I wouldn't be doing my job as a good citizen, much less as your faithful blogger on all things slow love, if I didn't from time to time alert you to important posts from the global warming front. For those of you who have mentioned that this sort of thing is depressing, I agree. It is. I have trained myself not to start reading about climate change before bedtime. It gives me awful nightmares. But it is important to be aware of what is happening. So read this in the clear light of day. And it is important to know that there is hope. We can avert disaster, but we have to push for change. This post from one of my favorite climate science sites, Joe Romm's Climate Progress, contains an excellent explanation of positive feedback, as well as a sobering message from Ohio State University scientist Lonnie Thomson: "Global warming poses a clear and present danger to civilization."


Anonymous said...

Amen, and you know Prince Charles has been interested in this for the last 20 years and has been put down for it. Yes Dominique, it is very important. Hugs, Joyce

Dominique said...

Yes, and as well the organics lines he has created is also wonderful--and was ahead of its time. Bravo to Prince Charles.

VL said...

I second Anonymous's amen. Thank you for peppering Slow Love Life with environmental concerns along with all your other delightful reflections; I love your monthly column at EDF, too, and Joe Romm's site is superb.

I do think, though, that our society places so much emphasis on science & technology that we forget there are other valid approaches to analyzing information -- such as the study of history. There was a terrific article in Harper's Magazine November 2009 by Steven Stoll called "The Cold We Caused." Basically, when the Black Death killed off a substantial portion of the human population, there was significant global _cooling_. Stoll discusses Ruddiman's model that humans have been affecting the climate for thousands of years, since the advent of agriculture, not just since the 18th century and the Industrial Revolution. I think that circumventing the detailed mathematical debates over current climate models can only help most people, who are likely not conversant in the sophisticated statistics involved in the high-dimensional data analyses.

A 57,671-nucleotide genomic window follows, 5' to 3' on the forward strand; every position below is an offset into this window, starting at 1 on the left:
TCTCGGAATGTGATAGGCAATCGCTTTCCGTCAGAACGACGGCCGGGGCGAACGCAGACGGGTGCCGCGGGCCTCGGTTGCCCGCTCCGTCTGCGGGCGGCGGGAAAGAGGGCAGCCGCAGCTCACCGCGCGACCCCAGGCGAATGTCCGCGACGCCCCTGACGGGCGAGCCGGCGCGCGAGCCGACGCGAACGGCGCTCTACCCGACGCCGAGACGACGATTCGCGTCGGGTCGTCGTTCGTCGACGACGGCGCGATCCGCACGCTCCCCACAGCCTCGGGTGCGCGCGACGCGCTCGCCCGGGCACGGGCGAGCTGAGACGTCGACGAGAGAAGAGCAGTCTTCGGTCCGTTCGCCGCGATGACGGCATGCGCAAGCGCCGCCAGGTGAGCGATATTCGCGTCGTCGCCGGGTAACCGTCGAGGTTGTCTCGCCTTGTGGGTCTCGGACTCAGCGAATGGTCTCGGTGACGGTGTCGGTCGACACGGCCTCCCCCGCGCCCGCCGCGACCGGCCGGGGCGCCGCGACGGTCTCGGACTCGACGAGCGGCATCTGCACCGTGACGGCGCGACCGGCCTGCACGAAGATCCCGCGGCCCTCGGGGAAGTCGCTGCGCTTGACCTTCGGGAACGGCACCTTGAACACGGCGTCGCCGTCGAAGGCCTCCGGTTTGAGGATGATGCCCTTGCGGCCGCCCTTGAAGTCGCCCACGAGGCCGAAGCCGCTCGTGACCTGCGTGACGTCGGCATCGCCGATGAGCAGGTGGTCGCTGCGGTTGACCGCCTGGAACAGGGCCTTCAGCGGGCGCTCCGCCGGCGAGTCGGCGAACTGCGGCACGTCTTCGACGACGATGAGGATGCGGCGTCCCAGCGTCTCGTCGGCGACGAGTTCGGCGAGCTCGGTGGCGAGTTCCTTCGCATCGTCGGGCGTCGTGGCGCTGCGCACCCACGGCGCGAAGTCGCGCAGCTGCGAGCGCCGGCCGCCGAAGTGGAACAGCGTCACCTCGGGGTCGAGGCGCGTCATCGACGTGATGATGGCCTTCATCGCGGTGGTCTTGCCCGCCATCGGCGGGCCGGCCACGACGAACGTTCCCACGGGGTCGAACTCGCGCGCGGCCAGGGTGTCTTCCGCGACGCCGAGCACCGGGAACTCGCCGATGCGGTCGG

I think we also ought to take some lessons from the Right, which has been very skilled at dominating public discourse. First, they rely heavily on visual imagery/manipulation. By comparison, most environmentalists I encounter have never even heard of the Pacific Gyre, one of the most visually arresting (and sickening) examples of the effects of our rapacious consumption. Second, the Right is very good at making abstract issues practical and immediate. Climate change is a little too theoretical for many people, and the seemingly small numbers (.3 degrees here and there) can be misleading, but I've yet to meet a staunch de-regulation proponent who doesn't recoil a bit when I ask how they'd feel if their neighbor simply dumped all their waste into their house. (Which is basically what we're doing on a global scale.) Third, the Right are very unified. Sometimes I wish that, just for the time being, all my favorite wildlife, ocean, earth, pet and plant protection societies would decide to band together and with one voice educate the public and pressure politicians for change. If everyone got behind reducing CO2 to 350 ppm, for example, it would take care of polar bears and forests and issues of third-world poverty, famine, drought, economic collapse.....We need to be connecting the dots, over and over again.

Perhaps you can lead the charge, Dominique?

Anonymous said...

Yes, Bravo to Prince Charles, he does much more than he is ever given credit for. Thank you Dominique. Best, CW

Doreen said...

I second Vicky Brandt. Dominique conSider starting with a petition. Let's start connecting the people dots. There is power in numbers! This petition can be signed by many and disparate organizations, some only in the states and others global. It can become a means to pressure politicians and policies and regulations both here and abroad. With sufficient numbers and a little media and social networking it could be a very real and viable first step toward positive change.

c said...

I think it is well understood by your blog followers D, that environmental issues are of great importance to you (and a few of us too), so no need to apologize or explain why you post what you post.